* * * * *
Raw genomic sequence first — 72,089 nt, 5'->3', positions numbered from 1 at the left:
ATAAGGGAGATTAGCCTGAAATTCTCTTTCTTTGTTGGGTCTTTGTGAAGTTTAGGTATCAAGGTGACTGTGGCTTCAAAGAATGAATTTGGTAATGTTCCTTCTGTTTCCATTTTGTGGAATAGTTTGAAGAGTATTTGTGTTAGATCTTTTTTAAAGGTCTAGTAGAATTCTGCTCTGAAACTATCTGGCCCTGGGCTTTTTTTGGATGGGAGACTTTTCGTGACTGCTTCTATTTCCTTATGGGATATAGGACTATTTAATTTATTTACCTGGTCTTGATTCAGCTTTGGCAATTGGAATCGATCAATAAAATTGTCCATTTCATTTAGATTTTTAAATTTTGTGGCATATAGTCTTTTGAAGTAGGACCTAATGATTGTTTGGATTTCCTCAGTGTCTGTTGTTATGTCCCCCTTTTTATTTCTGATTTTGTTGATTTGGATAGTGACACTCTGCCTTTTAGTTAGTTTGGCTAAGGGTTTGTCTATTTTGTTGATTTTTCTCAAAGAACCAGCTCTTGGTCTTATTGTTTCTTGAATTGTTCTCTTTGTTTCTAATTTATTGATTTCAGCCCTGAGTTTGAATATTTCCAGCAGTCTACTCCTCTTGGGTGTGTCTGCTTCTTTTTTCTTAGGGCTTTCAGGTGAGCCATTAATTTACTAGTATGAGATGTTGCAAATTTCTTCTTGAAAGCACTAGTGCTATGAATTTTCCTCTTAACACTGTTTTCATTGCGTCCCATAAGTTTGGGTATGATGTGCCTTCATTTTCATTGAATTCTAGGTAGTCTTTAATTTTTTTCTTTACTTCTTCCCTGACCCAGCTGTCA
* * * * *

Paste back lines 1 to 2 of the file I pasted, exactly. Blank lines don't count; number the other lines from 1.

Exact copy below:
Raw genomic sequence first — 72,089 nt, 5'->3', positions numbered from 1 at the left:
ATAAGGGAGATTAGCCTGAAATTCTCTTTCTTTGTTGGGTCTTTGTGAAGTTTAGGTATCAAGGTGACTGTGGCTTCAAAGAATGAATTTGGTAATGTTCCTTCTGTTTCCATTTTGTGGAATAGTTTGAAGAGTATTTGTGTTAGATCTTTTTTAAAGGTCTAGTAGAATTCTGCTCTGAAACTATCTGGCCCTGGGCTTTTTTTGGATGGGAGACTTTTCGTGACTGCTTCTATTTCCTTATGGGATATAGGACTATTTAATTTATTTACCTGGTCTTGATTCAGCTTTGGCAATTGGAATCGATCAATAAAATTGTCCATTTCATTTAGATTTTTAAATTTTGTGGCATATAGTCTTTTGAAGTAGGACCTAATGATTGTTTGGATTTCCTCAGTGTCTGTTGTTATGTCCCCCTTTTTATTTCTGATTTTGTTGATTTGGATAGTGACACTCTGCCTTTTAGTTAGTTTGGCTAAGGGTTTGTCTATTTTGTTGATTTTTCTCAAAGAACCAGCTCTTGGTCTTATTGTTTCTTGAATTGTTCTCTTTGTTTCTAATTTATTGATTTCAGCCCTGAGTTTGAATATTTCCAGCAGTCTACTCCTCTTGGGTGTGTCTGCTTCTTTTTTCTTAGGGCTTTCAGGTGAGCCATTAATTTACTAGTATGAGATGTTGCAAATTTCTTCTTGAAAGCACTAGTGCTATGAATTTTCCTCTTAACACTGTTTTCATTGCGTCCCATAAGTTTGGGTATGATGTGCCTTCATTTTCATTGAATTCTAGGTAGTCTTTAATTTTTTTCTTTACTTCTTCCCTGACCCAGCTGTCA